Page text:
The issue of continual training and development is tightly linked to the first input. This could involve coursework for certifications that, once earned, will be included in data on educational and qualification levels, but it could also encompass far brief durations of training and development (Ruiz-Jiménez & Mar Fuentes-Fuentes, 2016). It would encompass both official, off-the-job training and development as well as casual, on-the-job development.  With the rise of e-learning as well as other innovations that can provide education to the computer in tiny, easily digestible chunks, and the escalating development integration inside the workplace, the latter is becoming increasingly important. It is indeed critical to keep learning and developing new talents, regardless of the level of experience. As one’s career progresses, s/he will need to collaborate effectively with others, gain in – depth industry experience, keep pace with advances in technology, and finally manage everyone else. The core objective of a manager is to be a successful implementer- an individual who organizes people’ activities to achieve company objectives. Managers are responsible for a variety of everyday activities, although their primary goal is getting things accomplished and through people. The capability to coach and guide personnel is a facet of management that is often overlooked. Despite the fact that 78 percent of the population believe having managerial mentors in the workplace is crucial, just 37% of professionals say they have one, implying that extending professional management courses is more vital than ever before.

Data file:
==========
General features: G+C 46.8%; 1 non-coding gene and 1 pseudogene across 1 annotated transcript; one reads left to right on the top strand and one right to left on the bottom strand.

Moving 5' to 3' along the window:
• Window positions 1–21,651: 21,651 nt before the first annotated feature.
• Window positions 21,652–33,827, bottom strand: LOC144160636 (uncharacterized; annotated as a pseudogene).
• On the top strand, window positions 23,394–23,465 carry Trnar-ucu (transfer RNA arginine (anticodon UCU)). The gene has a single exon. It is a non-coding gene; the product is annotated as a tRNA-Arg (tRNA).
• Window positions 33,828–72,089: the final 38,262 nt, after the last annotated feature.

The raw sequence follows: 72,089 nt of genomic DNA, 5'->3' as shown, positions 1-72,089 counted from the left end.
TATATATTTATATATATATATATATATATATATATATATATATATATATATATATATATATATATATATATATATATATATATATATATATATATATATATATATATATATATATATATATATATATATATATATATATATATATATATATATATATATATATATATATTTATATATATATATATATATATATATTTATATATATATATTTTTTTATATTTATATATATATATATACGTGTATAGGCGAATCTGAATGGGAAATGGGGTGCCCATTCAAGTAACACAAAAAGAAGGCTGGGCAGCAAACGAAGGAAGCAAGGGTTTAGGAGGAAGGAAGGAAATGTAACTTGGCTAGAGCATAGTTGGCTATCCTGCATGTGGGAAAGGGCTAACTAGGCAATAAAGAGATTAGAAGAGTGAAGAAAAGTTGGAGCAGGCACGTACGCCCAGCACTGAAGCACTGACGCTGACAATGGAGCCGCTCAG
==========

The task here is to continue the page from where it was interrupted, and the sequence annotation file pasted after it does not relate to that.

Almost every business will go through various organizational changes whether planned or unplanned at one point during its tenure. Effective managers must be able to start, respond to, and manage changes within their organizations, whether it is as small role such as recruiting new employees or as huge as an acquisition. Because change is a process rather than an event, managers need to develop abilities in developing, leading, and moulding change processes. By disintegrating the elements of an organizational change process, a managerial program can help one build the abilities required in overseeing a transition. This may also give one the knowledge needed to tackle concerns such as how a firm gets from one point to the next, what activities workers must perform during such organizational transitions, and how to ensure that the activities are carried out.